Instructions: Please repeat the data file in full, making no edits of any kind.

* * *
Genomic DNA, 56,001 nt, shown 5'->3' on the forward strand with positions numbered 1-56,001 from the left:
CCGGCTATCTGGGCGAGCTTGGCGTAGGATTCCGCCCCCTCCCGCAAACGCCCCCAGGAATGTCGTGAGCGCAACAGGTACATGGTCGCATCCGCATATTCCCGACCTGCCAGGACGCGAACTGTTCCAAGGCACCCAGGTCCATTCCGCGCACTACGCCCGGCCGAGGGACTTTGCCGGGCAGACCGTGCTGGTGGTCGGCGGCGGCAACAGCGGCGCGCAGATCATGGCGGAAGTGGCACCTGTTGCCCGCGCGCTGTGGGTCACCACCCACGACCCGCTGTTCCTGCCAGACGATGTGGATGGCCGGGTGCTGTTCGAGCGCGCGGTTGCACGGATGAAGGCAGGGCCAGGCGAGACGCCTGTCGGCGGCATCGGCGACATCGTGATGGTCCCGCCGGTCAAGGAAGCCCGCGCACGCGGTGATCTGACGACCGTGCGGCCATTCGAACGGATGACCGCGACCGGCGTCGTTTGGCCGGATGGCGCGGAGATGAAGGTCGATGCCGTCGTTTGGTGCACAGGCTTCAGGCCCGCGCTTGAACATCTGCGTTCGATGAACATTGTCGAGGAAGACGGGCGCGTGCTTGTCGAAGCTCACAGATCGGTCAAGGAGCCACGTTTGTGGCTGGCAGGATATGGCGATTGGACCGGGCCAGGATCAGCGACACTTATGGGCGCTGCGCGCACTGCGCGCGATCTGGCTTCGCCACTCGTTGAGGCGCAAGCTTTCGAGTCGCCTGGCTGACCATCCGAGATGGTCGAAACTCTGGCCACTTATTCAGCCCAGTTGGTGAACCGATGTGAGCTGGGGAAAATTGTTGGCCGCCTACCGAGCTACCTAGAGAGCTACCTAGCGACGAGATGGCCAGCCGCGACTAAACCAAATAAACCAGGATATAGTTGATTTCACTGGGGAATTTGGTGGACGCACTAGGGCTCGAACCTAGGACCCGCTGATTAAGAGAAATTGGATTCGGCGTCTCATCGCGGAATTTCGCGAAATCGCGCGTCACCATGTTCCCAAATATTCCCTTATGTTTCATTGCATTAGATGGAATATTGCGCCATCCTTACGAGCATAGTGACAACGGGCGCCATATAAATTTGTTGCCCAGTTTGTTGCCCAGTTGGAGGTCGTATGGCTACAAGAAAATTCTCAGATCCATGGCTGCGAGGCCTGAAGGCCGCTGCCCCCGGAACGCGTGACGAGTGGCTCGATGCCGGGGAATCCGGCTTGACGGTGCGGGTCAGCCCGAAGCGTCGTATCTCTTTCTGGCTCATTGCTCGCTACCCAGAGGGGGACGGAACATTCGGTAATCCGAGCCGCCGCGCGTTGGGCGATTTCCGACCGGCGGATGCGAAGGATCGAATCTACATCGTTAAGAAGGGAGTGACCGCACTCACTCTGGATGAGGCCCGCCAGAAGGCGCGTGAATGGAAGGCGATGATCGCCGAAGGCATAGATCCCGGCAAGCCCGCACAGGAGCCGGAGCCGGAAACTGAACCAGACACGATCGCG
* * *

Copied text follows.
Genomic DNA, 56,001 nt, shown 5'->3' on the forward strand with positions numbered 1-56,001 from the left:
CCGGCTATCTGGGCGAGCTTGGCGTAGGATTCCGCCCCCTCCCGCAAACGCCCCCAGGAATGTCGTGAGCGCAACAGGTACATGGTCGCATCCGCATATTCCCGACCTGCCAGGACGCGAACTGTTCCAAGGCACCCAGGTCCATTCCGCGCACTACGCCCGGCCGAGGGACTTTGCCGGGCAGACCGTGCTGGTGGTCGGCGGCGGCAACAGCGGCGCGCAGATCATGGCGGAAGTGGCACCTGTTGCCCGCGCGCTGTGGGTCACCACCCACGACCCGCTGTTCCTGCCAGACGATGTGGATGGCCGGGTGCTGTTCGAGCGCGCGGTTGCACGGATGAAGGCAGGGCCAGGCGAGACGCCTGTCGGCGGCATCGGCGACATCGTGATGGTCCCGCCGGTCAAGGAAGCCCGCGCACGCGGTGATCTGACGACCGTGCGGCCATTCGAACGGATGACCGCGACCGGCGTCGTTTGGCCGGATGGCGCGGAGATGAAGGTCGATGCCGTCGTTTGGTGCACAGGCTTCAGGCCCGCGCTTGAACATCTGCGTTCGATGAACATTGTCGAGGAAGACGGGCGCGTGCTTGTCGAAGCTCACAGATCGGTCAAGGAGCCACGTTTGTGGCTGGCAGGATATGGCGATTGGACCGGGCCAGGATCAGCGACACTTATGGGCGCTGCGCGCACTGCGCGCGATCTGGCTTCGCCACTCGTTGAGGCGCAAGCTTTCGAGTCGCCTGGCTGACCATCCGAGATGGTCGAAACTCTGGCCACTTATTCAGCCCAGTTGGTGAACCGATGTGAGCTGGGGAAAATTGTTGGCCGCCTACCGAGCTACCTAGAGAGCTACCTAGCGACGAGATGGCCAGCCGCGACTAAACCAAATAAACCAGGATATAGTTGATTTCACTGGGGAATTTGGTGGACGCACTAGGGCTCGAACCTAGGACCCGCTGATTAAGAGAAATTGGATTCGGCGTCTCATCGCGGAATTTCGCGAAATCGCGCGTCACCATGTTCCCAAATATTCCCTTATGTTTCATTGCATTAGATGGAATATTGCGCCATCCTTACGAGCATAGTGACAACGGGCGCCATATAAATTTGTTGCCCAGTTTGTTGCCCAGTTGGAGGTCGTATGGCTACAAGAAAATTCTCAGATCCATGGCTGCGAGGCCTGAAGGCCGCTGCCCCCGGAACGCGTGACGAGTGGCTCGATGCCGGGGAATCCGGCTTGACGGTGCGGGTCAGCCCGAAGCGTCGTATCTCTTTCTGGCTCATTGCTCGCTACCCAGAGGGGGACGGAACATTCGGTAATCCGAGCCGCCGCGCGTTGGGCGATTTCCGACCGGCGGATGCGAAGGATCGAATCTACATCGTTAAGAAGGGAGTGACCGCACTCACTCTGGATGAGGCCCGCCAGAAGGCGCGTGAATGGAAGGCGATGATCGCCGAAGGCATAGATCCCGGCAAGCCCGCACAGGAGCCGGAGCCGGAAACTGAACCAGACACGATCGCG